Reflections on The Islamic Legitimacy of the Muslim Uprisings

As revolutions and recordings to the Middle East Tunisia, Egypt, Libya, Yemen and elsewhere, everywhere most Muslims energy through a wave of hope in a region that has suffered the stamping supremacy of the “Presidents of Life” . Yet, a few Muslims are more wicked and see the waves of protests as unregistered uprisings against legal leaders.
To begin the analysis of the current situation in the Middle East and North Africa, each of the movements in the different countries affected must be evaluated on a case-by-case basis. The conditions in each country are unique and therefore a general statement is probably not just wrong, but also irresponsible. What follows are a few considerations that would have part of any significant discussion of the Islamic legitimacy of the various movements that may be cultivated the political map of the Middle East. Visit:-

First of all, we must keep in mind that classic treaties and writings dealing with Muslim political theory will not give us the answer to the question of Islamic legitimacy of the ongoing uprisings in the Muslim world. This is because the writings took place in a socio-political environment that differs completely from the current one. Particularly meaningful in this regard is the advent of the modern nation and the accompanying concepts of state allocation, legitimacy, loyalty, citizenship, social contract and national interest. Each of these concepts differs in the modern environment of its previous conceptual counterpart, or was unknown in the premodern world. Therefore, the writings of premodern Muslim academics, regardless of how brilliant, we can not have a complete vision of social, political and cultural problems with which Muslims are currently doing. Secondly, the nature of the neocolonial agreements that prevail in many Muslim nation states, where a “buyer bourgeoisie” “reaches” indigenous masses on behalf of a foreign force, the legitimacy of the legitimacy of the state makes a controversial point. In other words, if the state is merely a foreigner control, and the policy they pursue aims to serve the interests of a foreign elite, in the first place, it does not make sense to discuss the loyalty that people owed to the state without asking a deeper question.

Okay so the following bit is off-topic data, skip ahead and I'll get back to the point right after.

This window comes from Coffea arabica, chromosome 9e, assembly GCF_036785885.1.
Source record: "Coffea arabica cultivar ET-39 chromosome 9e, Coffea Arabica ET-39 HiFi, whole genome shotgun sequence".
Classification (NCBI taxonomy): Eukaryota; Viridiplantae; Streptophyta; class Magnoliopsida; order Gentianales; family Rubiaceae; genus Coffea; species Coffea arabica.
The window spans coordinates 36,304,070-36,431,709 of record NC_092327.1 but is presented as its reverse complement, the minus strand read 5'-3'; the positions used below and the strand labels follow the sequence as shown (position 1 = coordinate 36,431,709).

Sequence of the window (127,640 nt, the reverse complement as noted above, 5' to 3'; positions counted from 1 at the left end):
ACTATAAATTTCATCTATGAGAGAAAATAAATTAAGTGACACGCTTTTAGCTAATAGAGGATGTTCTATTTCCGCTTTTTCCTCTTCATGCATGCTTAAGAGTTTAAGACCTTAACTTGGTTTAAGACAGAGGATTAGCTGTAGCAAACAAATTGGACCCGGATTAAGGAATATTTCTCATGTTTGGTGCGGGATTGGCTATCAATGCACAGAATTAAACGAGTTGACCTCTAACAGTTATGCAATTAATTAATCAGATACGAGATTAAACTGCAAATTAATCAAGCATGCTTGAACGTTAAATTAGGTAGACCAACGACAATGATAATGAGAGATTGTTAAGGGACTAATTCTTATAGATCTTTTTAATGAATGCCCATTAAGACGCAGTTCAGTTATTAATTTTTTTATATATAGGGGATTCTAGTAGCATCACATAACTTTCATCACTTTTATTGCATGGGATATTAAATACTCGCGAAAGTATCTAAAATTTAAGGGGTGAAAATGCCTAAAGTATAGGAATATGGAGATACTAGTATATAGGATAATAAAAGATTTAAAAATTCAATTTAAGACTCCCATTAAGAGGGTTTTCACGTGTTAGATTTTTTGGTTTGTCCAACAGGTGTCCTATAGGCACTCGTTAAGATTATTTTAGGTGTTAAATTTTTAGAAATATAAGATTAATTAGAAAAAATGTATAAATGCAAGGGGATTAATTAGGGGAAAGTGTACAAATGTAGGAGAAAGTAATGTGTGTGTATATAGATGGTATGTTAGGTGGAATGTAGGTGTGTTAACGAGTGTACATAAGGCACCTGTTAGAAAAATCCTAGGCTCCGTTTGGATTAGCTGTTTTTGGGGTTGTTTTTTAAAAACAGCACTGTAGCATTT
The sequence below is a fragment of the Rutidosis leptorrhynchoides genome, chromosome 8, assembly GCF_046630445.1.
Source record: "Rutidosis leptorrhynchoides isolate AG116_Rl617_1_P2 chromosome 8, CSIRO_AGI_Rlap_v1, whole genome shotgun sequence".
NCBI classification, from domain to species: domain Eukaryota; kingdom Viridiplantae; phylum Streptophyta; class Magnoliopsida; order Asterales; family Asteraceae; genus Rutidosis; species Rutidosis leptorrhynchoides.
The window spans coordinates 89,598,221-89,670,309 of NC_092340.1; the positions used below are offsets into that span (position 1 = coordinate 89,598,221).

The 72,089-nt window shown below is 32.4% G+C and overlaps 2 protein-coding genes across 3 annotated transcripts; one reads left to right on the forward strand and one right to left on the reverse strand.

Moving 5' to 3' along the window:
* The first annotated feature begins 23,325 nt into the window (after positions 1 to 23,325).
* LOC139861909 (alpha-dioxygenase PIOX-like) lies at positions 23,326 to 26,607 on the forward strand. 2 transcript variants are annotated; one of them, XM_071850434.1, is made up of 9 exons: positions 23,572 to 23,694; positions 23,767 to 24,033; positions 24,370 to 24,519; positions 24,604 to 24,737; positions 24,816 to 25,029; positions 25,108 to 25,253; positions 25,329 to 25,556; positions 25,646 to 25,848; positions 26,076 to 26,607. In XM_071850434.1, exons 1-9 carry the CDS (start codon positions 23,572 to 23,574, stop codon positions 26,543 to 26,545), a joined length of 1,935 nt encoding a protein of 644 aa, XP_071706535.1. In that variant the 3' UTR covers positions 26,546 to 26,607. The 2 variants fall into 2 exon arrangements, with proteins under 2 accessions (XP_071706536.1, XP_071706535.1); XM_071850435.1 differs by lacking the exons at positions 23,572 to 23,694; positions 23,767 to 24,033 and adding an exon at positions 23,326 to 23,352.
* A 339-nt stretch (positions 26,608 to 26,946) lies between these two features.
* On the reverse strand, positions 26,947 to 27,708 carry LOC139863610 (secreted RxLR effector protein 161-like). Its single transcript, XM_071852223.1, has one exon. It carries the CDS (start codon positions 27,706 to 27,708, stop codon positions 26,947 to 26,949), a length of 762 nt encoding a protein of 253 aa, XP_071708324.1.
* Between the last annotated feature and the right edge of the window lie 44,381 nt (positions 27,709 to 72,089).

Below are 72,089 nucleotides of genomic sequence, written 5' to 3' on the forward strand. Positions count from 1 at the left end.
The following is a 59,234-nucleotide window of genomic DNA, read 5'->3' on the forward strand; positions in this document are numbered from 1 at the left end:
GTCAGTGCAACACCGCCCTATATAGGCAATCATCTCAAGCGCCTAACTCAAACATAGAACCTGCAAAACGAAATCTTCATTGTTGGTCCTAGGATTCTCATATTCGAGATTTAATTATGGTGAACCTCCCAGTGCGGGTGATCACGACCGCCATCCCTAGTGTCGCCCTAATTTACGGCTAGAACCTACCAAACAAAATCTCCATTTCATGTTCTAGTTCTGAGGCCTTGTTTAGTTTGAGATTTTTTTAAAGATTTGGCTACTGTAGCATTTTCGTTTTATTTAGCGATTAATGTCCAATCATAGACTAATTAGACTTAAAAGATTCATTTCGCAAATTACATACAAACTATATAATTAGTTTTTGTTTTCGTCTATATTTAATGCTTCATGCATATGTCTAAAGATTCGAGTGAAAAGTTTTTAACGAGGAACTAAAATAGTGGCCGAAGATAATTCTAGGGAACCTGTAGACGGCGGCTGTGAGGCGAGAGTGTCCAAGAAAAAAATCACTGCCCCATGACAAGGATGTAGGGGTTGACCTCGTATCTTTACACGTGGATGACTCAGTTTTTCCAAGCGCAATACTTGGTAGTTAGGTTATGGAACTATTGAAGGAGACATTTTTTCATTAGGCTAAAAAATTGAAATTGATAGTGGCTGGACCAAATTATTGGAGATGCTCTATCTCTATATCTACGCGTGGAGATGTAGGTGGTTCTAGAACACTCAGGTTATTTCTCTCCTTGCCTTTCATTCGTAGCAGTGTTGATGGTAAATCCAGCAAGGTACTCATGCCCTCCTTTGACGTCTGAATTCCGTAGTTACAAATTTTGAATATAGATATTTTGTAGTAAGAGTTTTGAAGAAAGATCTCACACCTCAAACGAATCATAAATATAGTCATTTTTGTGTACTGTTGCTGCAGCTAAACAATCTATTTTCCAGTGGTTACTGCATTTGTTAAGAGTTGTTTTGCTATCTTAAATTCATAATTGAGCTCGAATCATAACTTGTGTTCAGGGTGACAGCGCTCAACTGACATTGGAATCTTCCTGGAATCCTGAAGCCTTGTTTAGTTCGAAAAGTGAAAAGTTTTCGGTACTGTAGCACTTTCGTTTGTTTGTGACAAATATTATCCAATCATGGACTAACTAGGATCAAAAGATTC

Namely, if truly loyalty to the state is a kind of de facto loyalty to non-Muslim foreign power, how can loyalty questions any definite meaning or relevance of an Islamic perspective?
A third important issue is the hegemonic nature of modern state and its ability to exercise control over the lives of its citizens in an unimaginable way at the time when medieval Muslim political theorists are writing. In general, modern state controls the economic life possibilities of its citizens, defines the parameters of political participation, controls the extent and nature of education, can almost be instituted in the private life of its citizens, can determine the conditions of mass confinement (ie, the Japanese hospitalization law, or the war of current medicine in the United States), and if you choose, citizenship may suppress impunity, as by definition, the state the legal use of the force in Society monopolizes.

The result of the previous section is that the extensive scope of the modern Muslim state requires an enlarged base to define loyalty and legitimacy. In previous times, when the lack of technology and security technology limited the scope of state power, it was of course to limit the extent of state investment to questions around religious problems. However, the deep size of the state requires legitimacy and loyalty examinations to consider issues such as economic security, political participation and basic human dignity along with related issues. If these problems motivate Muslims who challenge the legitimacy and effectiveness of their statements, they must be considered by academics and religious authorities who evaluate the suitability of these challenges. In addition, by accepting the legitimacy of the sovereign state, we implicitly accept that all citizens share an inherent equality. This is the case, the state is not in possession of an individual or an oligarchy or any other elite.

On the contrary, it is in possession of people. It is such, if people rise in response to state abuse, the upliftment by definition cannot be considered illegal. An example given by the Hannah Arendt political theoretical notice can be mentioned here to explain this idea. We cannot consider an angry mafia that owns a bank to be similar to a severe group of students who hold a building on the campus of a public university. The first group is engaged in private property, while the second “own” of the University as MUC

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